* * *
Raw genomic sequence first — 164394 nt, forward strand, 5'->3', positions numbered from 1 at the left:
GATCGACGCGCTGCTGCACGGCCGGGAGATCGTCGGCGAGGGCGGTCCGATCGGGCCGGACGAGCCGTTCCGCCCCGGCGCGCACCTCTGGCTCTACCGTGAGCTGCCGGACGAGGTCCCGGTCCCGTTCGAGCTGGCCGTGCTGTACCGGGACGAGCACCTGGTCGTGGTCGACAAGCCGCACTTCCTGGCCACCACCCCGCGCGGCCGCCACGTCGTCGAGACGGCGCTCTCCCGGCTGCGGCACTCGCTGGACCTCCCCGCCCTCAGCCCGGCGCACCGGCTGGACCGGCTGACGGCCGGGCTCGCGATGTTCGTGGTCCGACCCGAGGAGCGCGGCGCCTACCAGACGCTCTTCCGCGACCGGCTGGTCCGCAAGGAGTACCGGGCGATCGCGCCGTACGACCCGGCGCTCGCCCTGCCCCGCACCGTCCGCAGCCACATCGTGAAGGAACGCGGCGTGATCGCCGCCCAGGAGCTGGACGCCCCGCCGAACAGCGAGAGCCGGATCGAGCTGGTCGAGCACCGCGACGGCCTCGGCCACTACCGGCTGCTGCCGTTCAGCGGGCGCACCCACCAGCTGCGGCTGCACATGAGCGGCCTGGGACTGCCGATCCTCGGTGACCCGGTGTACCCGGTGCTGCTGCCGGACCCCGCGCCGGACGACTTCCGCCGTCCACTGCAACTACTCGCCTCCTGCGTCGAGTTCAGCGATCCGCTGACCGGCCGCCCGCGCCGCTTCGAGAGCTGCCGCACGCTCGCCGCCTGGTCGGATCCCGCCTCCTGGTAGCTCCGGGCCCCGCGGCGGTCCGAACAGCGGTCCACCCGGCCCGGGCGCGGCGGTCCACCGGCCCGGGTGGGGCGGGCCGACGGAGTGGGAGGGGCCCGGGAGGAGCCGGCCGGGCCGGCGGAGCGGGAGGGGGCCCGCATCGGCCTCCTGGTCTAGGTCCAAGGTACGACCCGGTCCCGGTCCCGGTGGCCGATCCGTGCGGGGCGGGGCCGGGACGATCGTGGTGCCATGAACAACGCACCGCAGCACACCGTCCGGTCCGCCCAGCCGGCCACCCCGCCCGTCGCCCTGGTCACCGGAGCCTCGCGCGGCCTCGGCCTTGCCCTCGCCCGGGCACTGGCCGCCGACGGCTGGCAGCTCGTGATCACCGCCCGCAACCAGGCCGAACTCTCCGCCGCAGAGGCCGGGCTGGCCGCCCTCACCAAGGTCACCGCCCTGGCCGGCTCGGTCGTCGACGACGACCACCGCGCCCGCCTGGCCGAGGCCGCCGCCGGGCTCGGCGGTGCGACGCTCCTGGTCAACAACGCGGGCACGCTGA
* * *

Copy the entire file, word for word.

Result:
Raw genomic sequence first — 164394 nt, forward strand, 5'->3', positions numbered from 1 at the left:
GATCGACGCGCTGCTGCACGGCCGGGAGATCGTCGGCGAGGGCGGTCCGATCGGGCCGGACGAGCCGTTCCGCCCCGGCGCGCACCTCTGGCTCTACCGTGAGCTGCCGGACGAGGTCCCGGTCCCGTTCGAGCTGGCCGTGCTGTACCGGGACGAGCACCTGGTCGTGGTCGACAAGCCGCACTTCCTGGCCACCACCCCGCGCGGCCGCCACGTCGTCGAGACGGCGCTCTCCCGGCTGCGGCACTCGCTGGACCTCCCCGCCCTCAGCCCGGCGCACCGGCTGGACCGGCTGACGGCCGGGCTCGCGATGTTCGTGGTCCGACCCGAGGAGCGCGGCGCCTACCAGACGCTCTTCCGCGACCGGCTGGTCCGCAAGGAGTACCGGGCGATCGCGCCGTACGACCCGGCGCTCGCCCTGCCCCGCACCGTCCGCAGCCACATCGTGAAGGAACGCGGCGTGATCGCCGCCCAGGAGCTGGACGCCCCGCCGAACAGCGAGAGCCGGATCGAGCTGGTCGAGCACCGCGACGGCCTCGGCCACTACCGGCTGCTGCCGTTCAGCGGGCGCACCCACCAGCTGCGGCTGCACATGAGCGGCCTGGGACTGCCGATCCTCGGTGACCCGGTGTACCCGGTGCTGCTGCCGGACCCCGCGCCGGACGACTTCCGCCGTCCACTGCAACTACTCGCCTCCTGCGTCGAGTTCAGCGATCCGCTGACCGGCCGCCCGCGCCGCTTCGAGAGCTGCCGCACGCTCGCCGCCTGGTCGGATCCCGCCTCCTGGTAGCTCCGGGCCCCGCGGCGGTCCGAACAGCGGTCCACCCGGCCCGGGCGCGGCGGTCCACCGGCCCGGGTGGGGCGGGCCGACGGAGTGGGAGGGGCCCGGGAGGAGCCGGCCGGGCCGGCGGAGCGGGAGGGGGCCCGCATCGGCCTCCTGGTCTAGGTCCAAGGTACGACCCGGTCCCGGTCCCGGTGGCCGATCCGTGCGGGGCGGGGCCGGGACGATCGTGGTGCCATGAACAACGCACCGCAGCACACCGTCCGGTCCGCCCAGCCGGCCACCCCGCCCGTCGCCCTGGTCACCGGAGCCTCGCGCGGCCTCGGCCTTGCCCTCGCCCGGGCACTGGCCGCCGACGGCTGGCAGCTCGTGATCACCGCCCGCAACCAGGCCGAACTCTCCGCCGCAGAGGCCGGGCTGGCCGCCCTCACCAAGGTCACCGCCCTGGCCGGCTCGGTCGTCGACGACGACCACCGCGCCCGCCTGGCCGAGGCCGCCGCCGGGCTCGGCGGTGCGACGCTCCTGGTCAACAACGCGGGCACGCTGA